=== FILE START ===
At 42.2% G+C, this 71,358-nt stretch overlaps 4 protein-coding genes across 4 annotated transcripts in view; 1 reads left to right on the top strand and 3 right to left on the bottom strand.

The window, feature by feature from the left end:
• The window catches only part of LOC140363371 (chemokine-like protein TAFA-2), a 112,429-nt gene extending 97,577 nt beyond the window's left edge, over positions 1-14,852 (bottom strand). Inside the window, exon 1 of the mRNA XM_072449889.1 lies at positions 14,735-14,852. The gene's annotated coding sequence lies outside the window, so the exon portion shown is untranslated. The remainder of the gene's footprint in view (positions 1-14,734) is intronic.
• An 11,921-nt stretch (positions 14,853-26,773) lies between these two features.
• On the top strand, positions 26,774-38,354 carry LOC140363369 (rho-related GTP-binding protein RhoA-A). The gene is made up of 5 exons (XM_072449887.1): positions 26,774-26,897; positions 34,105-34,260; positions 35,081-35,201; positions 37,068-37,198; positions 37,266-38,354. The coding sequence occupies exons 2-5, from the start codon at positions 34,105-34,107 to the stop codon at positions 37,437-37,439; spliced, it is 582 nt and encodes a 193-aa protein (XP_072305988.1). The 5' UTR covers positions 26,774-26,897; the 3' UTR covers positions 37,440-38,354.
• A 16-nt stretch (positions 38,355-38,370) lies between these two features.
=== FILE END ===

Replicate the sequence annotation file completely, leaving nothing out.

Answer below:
At 42.2% G+C, this 71,358-nt stretch overlaps 4 protein-coding genes across 4 annotated transcripts in view; 1 reads left to right on the top strand and 3 right to left on the bottom strand.

The window, feature by feature from the left end:
• The window catches only part of LOC140363371 (chemokine-like protein TAFA-2), a 112,429-nt gene extending 97,577 nt beyond the window's left edge, over positions 1-14,852 (bottom strand). Inside the window, exon 1 of the mRNA XM_072449889.1 lies at positions 14,735-14,852. The gene's annotated coding sequence lies outside the window, so the exon portion shown is untranslated. The remainder of the gene's footprint in view (positions 1-14,734) is intronic.
• An 11,921-nt stretch (positions 14,853-26,773) lies between these two features.
• On the top strand, positions 26,774-38,354 carry LOC140363369 (rho-related GTP-binding protein RhoA-A). The gene is made up of 5 exons (XM_072449887.1): positions 26,774-26,897; positions 34,105-34,260; positions 35,081-35,201; positions 37,068-37,198; positions 37,266-38,354. The coding sequence occupies exons 2-5, from the start codon at positions 34,105-34,107 to the stop codon at positions 37,437-37,439; spliced, it is 582 nt and encodes a 193-aa protein (XP_072305988.1). The 5' UTR covers positions 26,774-26,897; the 3' UTR covers positions 37,440-38,354.
• A 16-nt stretch (positions 38,355-38,370) lies between these two features.